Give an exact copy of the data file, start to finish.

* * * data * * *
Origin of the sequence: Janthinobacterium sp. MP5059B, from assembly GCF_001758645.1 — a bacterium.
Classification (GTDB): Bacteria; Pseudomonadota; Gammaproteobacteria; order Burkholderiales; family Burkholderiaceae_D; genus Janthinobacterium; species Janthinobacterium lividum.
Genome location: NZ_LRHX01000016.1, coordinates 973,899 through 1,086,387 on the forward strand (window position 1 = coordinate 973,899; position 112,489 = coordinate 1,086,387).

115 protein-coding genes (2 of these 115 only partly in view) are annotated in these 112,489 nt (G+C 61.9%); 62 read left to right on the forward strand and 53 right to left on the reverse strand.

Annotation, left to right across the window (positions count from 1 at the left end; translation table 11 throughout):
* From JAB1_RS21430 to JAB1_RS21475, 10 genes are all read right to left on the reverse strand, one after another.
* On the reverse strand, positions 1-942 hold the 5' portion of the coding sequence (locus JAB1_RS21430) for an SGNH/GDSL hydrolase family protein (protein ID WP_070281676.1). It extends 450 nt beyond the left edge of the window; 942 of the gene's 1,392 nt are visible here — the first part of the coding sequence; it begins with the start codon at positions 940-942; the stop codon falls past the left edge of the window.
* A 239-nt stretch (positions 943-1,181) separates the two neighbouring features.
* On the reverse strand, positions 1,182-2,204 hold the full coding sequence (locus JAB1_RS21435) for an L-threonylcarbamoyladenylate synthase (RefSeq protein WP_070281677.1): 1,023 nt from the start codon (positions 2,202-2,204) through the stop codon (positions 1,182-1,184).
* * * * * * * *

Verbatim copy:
Origin of the sequence: Janthinobacterium sp. MP5059B, from assembly GCF_001758645.1 — a bacterium.
Classification (GTDB): Bacteria; Pseudomonadota; Gammaproteobacteria; order Burkholderiales; family Burkholderiaceae_D; genus Janthinobacterium; species Janthinobacterium lividum.
Genome location: NZ_LRHX01000016.1, coordinates 973,899 through 1,086,387 on the forward strand (window position 1 = coordinate 973,899; position 112,489 = coordinate 1,086,387).

115 protein-coding genes (2 of these 115 only partly in view) are annotated in these 112,489 nt (G+C 61.9%); 62 read left to right on the forward strand and 53 right to left on the reverse strand.

Annotation, left to right across the window (positions count from 1 at the left end; translation table 11 throughout):
* From JAB1_RS21430 to JAB1_RS21475, 10 genes are all read right to left on the reverse strand, one after another.
* On the reverse strand, positions 1-942 hold the 5' portion of the coding sequence (locus JAB1_RS21430) for an SGNH/GDSL hydrolase family protein (protein ID WP_070281676.1). It extends 450 nt beyond the left edge of the window; 942 of the gene's 1,392 nt are visible here — the first part of the coding sequence; it begins with the start codon at positions 940-942; the stop codon falls past the left edge of the window.
* A 239-nt stretch (positions 943-1,181) separates the two neighbouring features.
* On the reverse strand, positions 1,182-2,204 hold the full coding sequence (locus JAB1_RS21435) for an L-threonylcarbamoyladenylate synthase (RefSeq protein WP_070281677.1): 1,023 nt from the start codon (positions 2,202-2,204) through the stop codon (positions 1,182-1,184).